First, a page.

24th September 2020
The contribution made by the African Caribbean descent community (ACDC) to the NHS in the Kirklees area of West Yorkshire forms the focus of a local history initiative sponsored by the Society for the Study of Labour History.
Led by Professor Barry Doyle and colleagues at the University of Huddersfield, and working with not-for-profit community filmmaker Kirklees Local TV (KLTV), the project will result in a 30-minute digital production, provisionally set to go live on 16 October, mid-way through Black History Month.
The production explores the local history of the NHS’s changing relationship with the ACDC since its foundation in 1948. It traces the ACDC contribution to healthcare provision in and around Kirklees as nurses and trainee nurses, hospital auxiliary staff and also domestic workers.
Recorded interviews will trace memories of recruitment and training, entering Britain, career progression and legacy. This picture of personal experience within hospitals and NHS services across Kirklees will be supported by archival research, newspapers and secondary sources.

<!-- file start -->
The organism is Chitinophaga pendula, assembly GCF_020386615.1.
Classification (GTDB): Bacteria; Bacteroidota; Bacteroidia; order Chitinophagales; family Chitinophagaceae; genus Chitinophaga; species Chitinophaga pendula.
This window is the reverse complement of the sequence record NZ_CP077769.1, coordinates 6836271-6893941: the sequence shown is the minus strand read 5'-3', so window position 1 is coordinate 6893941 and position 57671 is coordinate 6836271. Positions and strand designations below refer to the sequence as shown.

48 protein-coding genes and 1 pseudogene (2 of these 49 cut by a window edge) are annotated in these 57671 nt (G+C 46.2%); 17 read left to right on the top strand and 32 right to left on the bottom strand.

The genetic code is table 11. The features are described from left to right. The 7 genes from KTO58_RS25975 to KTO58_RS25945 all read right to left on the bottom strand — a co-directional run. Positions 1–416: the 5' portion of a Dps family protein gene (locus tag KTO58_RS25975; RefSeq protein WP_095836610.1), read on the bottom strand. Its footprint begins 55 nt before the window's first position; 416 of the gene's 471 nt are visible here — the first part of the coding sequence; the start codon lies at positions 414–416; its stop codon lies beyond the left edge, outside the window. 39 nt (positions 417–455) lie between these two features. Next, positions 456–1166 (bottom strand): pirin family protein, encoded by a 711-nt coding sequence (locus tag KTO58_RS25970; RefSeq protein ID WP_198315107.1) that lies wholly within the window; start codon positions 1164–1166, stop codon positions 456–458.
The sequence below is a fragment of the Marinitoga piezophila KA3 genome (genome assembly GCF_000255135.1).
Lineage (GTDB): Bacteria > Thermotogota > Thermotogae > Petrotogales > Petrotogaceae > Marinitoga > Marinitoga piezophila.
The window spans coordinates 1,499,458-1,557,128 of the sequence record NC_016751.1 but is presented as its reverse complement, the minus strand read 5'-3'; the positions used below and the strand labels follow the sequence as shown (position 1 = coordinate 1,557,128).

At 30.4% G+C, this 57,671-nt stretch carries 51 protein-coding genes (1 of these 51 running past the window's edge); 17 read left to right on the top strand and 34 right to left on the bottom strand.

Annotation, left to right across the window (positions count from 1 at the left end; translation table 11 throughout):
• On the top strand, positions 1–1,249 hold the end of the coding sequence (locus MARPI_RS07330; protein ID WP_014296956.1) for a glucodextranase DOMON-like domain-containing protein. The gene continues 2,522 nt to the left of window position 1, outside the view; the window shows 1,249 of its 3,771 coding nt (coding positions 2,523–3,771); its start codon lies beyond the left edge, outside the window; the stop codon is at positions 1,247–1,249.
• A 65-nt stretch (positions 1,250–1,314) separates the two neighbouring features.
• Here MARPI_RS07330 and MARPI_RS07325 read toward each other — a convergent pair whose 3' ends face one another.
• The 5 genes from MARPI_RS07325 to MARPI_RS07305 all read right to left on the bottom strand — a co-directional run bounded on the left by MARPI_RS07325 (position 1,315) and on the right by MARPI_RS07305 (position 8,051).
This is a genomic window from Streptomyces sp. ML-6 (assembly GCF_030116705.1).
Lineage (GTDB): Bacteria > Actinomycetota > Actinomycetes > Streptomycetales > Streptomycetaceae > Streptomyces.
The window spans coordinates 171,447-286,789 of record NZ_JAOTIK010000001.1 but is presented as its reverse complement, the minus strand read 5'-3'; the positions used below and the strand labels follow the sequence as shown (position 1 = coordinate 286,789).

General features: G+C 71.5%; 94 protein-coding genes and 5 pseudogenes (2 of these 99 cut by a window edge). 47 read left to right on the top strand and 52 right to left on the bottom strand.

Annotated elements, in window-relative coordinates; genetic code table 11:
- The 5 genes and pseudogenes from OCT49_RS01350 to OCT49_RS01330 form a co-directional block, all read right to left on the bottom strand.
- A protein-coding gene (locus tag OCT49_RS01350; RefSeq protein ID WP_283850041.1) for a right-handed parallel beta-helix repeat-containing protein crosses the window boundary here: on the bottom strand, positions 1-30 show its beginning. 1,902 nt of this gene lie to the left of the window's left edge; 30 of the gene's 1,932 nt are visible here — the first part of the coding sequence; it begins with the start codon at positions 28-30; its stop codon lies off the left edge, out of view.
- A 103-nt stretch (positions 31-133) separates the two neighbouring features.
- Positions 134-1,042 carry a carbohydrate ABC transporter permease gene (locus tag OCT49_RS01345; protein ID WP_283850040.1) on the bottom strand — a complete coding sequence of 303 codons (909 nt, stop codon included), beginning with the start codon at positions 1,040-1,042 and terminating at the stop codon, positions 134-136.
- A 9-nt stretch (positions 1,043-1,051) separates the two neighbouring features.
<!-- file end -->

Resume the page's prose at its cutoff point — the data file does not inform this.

Over time, specific health and medical needs within the UK’s African Caribbean descent population gained recognition, including sickle cell disorder and thalassemia, diabetes, high blood pressure, prostate cancer and mental health. Community responses have helped the NHS to develop its own understanding and broaden its responses to the health needs of an increasingly diverse society.
The production has two overarching themes:
- how overseas recruitment of people of African Caribbean heritage supported and strengthened the local development of the NHS; and
- the less widely recognised story of how those people brought new awareness of specific health-related issues and contributed to the NHS’s evolution into a more inclusive healthcare system for all.
Putting the production together has combined recording both face-to-face and, where pandemic restrictions have made this difficult, via video links. The project has also had to rely to a greater extent on internet sources for background research because of restrictions on archive access.